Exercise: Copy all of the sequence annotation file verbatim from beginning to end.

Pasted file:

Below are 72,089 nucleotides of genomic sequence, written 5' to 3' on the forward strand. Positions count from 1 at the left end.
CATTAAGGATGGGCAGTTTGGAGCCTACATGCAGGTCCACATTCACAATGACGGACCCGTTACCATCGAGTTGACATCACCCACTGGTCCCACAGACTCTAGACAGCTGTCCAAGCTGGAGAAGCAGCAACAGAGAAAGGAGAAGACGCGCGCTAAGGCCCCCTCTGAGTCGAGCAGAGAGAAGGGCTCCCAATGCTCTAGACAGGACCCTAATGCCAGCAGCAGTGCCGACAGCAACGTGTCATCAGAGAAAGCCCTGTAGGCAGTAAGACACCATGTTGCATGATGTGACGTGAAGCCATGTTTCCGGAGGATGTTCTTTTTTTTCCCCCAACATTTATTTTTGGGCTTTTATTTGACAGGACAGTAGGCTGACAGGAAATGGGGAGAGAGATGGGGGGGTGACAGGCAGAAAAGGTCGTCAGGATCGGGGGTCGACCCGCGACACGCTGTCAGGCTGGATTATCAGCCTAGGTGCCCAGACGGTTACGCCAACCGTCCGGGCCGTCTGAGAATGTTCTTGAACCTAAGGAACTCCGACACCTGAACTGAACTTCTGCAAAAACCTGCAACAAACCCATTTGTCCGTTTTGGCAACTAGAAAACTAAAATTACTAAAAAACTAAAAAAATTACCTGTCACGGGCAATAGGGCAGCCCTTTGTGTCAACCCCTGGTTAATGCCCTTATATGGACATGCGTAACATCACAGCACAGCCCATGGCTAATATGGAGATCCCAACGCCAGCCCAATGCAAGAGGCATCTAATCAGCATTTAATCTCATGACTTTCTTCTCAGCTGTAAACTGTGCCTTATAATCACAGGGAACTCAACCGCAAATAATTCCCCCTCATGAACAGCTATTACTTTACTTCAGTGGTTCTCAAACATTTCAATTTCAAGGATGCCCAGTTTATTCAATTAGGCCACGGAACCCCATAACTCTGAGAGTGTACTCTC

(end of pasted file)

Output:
Below are 72,089 nucleotides of genomic sequence, written 5' to 3' on the forward strand. Positions count from 1 at the left end.
CATTAAGGATGGGCAGTTTGGAGCCTACATGCAGGTCCACATTCACAATGACGGACCCGTTACCATCGAGTTGACATCACCCACTGGTCCCACAGACTCTAGACAGCTGTCCAAGCTGGAGAAGCAGCAACAGAGAAAGGAGAAGACGCGCGCTAAGGCCCCCTCTGAGTCGAGCAGAGAGAAGGGCTCCCAATGCTCTAGACAGGACCCTAATGCCAGCAGCAGTGCCGACAGCAACGTGTCATCAGAGAAAGCCCTGTAGGCAGTAAGACACCATGTTGCATGATGTGACGTGAAGCCATGTTTCCGGAGGATGTTCTTTTTTTTCCCCCAACATTTATTTTTGGGCTTTTATTTGACAGGACAGTAGGCTGACAGGAAATGGGGAGAGAGATGGGGGGGTGACAGGCAGAAAAGGTCGTCAGGATCGGGGGTCGACCCGCGACACGCTGTCAGGCTGGATTATCAGCCTAGGTGCCCAGACGGTTACGCCAACCGTCCGGGCCGTCTGAGAATGTTCTTGAACCTAAGGAACTCCGACACCTGAACTGAACTTCTGCAAAAACCTGCAACAAACCCATTTGTCCGTTTTGGCAACTAGAAAACTAAAATTACTAAAAAACTAAAAAAATTACCTGTCACGGGCAATAGGGCAGCCCTTTGTGTCAACCCCTGGTTAATGCCCTTATATGGACATGCGTAACATCACAGCACAGCCCATGGCTAATATGGAGATCCCAACGCCAGCCCAATGCAAGAGGCATCTAATCAGCATTTAATCTCATGACTTTCTTCTCAGCTGTAAACTGTGCCTTATAATCACAGGGAACTCAACCGCAAATAATTCCCCCTCATGAACAGCTATTACTTTACTTCAGTGGTTCTCAAACATTTCAATTTCAAGGATGCCCAGTTTATTCAATTAGGCCACGGAACCCCATAACTCTGAGAGTGTACTCTC